Several polymerase chain reaction (PCR)-based human leukocyte antigen (HLA) genotyping methods are in use, but none is fully satisfactory. The introduction of real-time PCR (rt-PCR) with fluorescence resonance energy transfer (FRET) probes provides a powerful tool to overcome the drawbacks of current methods such as the long processing time and the requirement for post-PCR manual procedures. Here we present evidence that the FRET-fluorotyping principle may resolve HLA-B27 variants, providing a higher resolution in less time than the techniques currently in use. The protocol uses between one and three consecutive amplification reactions depending on the resolution required. The first reaction, aimed at detecting HLA-B27-positive samples, uses β-globin coamplification as control. The second reaction, aimed at resolving most frequent B27 alleles, uses two hybridization probes whose melting temperatures curves allow the classification of HLA-B27 alleles into eight groups. By adding a third reaction, even the rarest alleles associated and not associated to ankylosing spondylitis (AS) may be discriminated. The technique was blindly tested on 60 samples from individuals previously typed and confirmed by standard PCR sequence-specific oligoprobes-PCR sequence and PCR-based typing PCR-SBT (30 B27+, 30 non-B27). There was a complete concordance rate, thus confirming the potential of this new technique for clinical HLA-B27 typing and for HLA typing in general. © American Society for Histocompatibility and Immunogenetics, 2004. Published by Elsevier Inc.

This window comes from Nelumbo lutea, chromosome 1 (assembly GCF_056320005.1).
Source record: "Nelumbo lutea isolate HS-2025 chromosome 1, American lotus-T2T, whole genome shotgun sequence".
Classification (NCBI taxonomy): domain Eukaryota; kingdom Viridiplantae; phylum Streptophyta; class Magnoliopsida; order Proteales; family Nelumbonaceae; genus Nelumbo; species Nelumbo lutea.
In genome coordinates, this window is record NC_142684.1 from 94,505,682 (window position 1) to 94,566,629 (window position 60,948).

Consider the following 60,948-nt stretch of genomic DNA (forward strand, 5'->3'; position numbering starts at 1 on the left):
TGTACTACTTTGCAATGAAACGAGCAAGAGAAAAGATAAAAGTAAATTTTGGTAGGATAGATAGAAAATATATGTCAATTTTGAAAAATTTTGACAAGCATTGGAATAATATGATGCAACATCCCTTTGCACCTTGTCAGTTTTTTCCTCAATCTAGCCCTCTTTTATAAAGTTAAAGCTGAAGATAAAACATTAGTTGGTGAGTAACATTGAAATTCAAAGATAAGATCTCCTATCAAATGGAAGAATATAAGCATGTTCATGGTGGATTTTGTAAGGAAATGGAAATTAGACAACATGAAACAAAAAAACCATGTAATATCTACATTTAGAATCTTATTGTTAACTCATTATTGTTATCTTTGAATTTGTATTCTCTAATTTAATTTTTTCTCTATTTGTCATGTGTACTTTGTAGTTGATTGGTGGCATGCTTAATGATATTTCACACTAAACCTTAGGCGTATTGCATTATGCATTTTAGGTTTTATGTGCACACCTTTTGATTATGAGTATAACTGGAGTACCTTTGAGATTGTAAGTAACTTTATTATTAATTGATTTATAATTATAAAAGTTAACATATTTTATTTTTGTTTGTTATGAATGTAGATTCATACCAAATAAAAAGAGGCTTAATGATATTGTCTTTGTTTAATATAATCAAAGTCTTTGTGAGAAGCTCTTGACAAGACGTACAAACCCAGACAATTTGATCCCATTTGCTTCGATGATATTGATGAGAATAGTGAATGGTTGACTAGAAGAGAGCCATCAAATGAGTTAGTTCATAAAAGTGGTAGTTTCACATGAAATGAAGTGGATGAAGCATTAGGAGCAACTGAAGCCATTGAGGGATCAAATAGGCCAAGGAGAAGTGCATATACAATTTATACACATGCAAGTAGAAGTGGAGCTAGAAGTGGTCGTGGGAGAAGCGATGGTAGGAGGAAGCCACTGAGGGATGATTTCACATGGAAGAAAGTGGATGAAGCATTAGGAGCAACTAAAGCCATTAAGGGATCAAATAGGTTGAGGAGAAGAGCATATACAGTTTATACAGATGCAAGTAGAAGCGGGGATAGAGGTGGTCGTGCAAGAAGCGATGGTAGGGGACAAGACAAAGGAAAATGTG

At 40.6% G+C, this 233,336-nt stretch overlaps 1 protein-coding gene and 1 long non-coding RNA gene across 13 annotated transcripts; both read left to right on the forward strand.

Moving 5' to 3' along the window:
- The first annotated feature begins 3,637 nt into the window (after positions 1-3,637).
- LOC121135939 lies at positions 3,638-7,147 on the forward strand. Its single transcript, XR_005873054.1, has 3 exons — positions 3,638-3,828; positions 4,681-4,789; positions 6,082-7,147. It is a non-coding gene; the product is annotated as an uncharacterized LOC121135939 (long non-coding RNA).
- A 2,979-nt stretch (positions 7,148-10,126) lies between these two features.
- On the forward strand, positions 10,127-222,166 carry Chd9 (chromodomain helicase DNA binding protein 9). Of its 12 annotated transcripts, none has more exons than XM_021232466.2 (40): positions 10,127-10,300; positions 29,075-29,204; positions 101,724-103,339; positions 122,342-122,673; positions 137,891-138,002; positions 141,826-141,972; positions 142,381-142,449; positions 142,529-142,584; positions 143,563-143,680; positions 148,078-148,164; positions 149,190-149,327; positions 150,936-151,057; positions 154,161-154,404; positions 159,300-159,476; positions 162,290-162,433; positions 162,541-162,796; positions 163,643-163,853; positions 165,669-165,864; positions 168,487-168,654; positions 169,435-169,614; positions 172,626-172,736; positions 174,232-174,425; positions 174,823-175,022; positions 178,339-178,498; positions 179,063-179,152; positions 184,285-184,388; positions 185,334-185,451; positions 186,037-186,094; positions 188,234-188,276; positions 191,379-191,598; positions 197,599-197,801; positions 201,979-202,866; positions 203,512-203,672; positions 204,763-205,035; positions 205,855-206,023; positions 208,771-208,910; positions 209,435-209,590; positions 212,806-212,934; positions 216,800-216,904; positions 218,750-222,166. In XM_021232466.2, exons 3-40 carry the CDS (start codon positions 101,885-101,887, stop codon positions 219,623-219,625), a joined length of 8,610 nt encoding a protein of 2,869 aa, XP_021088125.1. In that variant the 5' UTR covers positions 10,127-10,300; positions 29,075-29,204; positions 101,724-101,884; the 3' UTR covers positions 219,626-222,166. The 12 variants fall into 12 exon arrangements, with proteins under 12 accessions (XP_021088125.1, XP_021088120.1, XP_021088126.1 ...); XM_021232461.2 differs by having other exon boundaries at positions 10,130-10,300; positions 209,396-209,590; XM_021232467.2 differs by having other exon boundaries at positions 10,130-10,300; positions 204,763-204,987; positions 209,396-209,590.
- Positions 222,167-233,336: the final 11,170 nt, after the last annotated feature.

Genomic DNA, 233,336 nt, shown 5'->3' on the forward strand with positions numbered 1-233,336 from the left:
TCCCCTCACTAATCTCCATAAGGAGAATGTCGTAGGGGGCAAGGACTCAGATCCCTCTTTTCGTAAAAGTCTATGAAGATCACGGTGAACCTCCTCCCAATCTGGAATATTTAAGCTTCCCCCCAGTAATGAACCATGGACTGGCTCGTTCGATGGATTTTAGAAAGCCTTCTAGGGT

- amplified fragment length polymorphism
- ankylosing spondylitis
- fluorescence resonance energy transfer
- human leukocyte antigen
- polymerase chain reaction
- real-time PCR